Definition of Dermatophytes (Ringworm)
Dermatophytes are fungi that cause skin, hair, and nail infections. Infections caused by these fungi are also sometimes known as "ringworm" or "tinea." Despite the name "ringworm," this infection is not caused by a worm, but by a type of fungus. There are many types of infections caused by this fungus. The infections are generally identified by its location on the body.
Some common ringworm infections:
- Tinea barbae – ringworm of the bearded parts of the face and neck
- Tinea capitis – ringworm of the scalp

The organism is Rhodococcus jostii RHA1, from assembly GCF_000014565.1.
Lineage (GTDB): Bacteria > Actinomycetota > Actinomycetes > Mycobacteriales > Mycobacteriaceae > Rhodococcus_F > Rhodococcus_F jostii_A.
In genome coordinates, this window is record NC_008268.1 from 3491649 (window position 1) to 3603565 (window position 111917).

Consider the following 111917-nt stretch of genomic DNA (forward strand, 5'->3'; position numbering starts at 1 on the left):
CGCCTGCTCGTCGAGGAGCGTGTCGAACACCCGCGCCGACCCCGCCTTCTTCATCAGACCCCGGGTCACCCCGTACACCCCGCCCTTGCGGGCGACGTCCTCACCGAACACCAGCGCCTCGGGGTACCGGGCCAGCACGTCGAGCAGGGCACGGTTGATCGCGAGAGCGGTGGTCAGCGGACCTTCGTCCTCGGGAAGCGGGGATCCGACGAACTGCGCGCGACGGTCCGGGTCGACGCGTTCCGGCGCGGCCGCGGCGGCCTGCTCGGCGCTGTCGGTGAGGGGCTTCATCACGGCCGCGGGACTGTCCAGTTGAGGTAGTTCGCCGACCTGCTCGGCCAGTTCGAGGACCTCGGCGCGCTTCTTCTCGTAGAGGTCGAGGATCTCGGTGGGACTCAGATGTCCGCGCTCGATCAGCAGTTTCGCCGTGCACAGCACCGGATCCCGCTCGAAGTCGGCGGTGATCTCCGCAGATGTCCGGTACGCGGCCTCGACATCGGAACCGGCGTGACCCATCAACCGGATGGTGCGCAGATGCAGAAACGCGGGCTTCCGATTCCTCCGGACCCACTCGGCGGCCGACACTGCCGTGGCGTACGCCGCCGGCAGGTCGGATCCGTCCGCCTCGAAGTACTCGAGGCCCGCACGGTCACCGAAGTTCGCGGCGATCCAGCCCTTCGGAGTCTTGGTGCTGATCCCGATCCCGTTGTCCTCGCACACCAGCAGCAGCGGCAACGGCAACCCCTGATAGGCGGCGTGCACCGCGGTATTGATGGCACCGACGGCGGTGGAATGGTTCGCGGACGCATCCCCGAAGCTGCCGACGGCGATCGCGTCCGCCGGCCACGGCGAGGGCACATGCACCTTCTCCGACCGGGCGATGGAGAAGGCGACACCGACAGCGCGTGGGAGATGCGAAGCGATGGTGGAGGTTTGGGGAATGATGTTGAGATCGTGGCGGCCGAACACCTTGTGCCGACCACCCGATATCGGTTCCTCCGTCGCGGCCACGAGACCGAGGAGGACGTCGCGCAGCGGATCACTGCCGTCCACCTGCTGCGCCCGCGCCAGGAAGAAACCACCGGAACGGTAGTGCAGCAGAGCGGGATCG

- Tinea corporis – ringworm of the body
- Tinea cruris – ringworm of the groin, skin folds, inner thighs, or buttocks, also known as jock itch
- Tinea faciei – ringworm of the face (other than bearded parts)
- Tinea pedis - ringworm of the feet, also known as athlete’s foot
- Tinea unguium / onychomycosis - ringworm of the toenail or fingernail
There are many different species of dermatophytes that can cause infection in humans. Some species spread from person to person (Trichophyton rubrum and Trichophyton tonsurans) and other species (Microsporum canis) spread to people from animals like cats and dogs.
Dermatophytes like to live on moist areas of the skin, such as places where there are skin folds. They can also live on household items, such as clothing, towels, and bedding.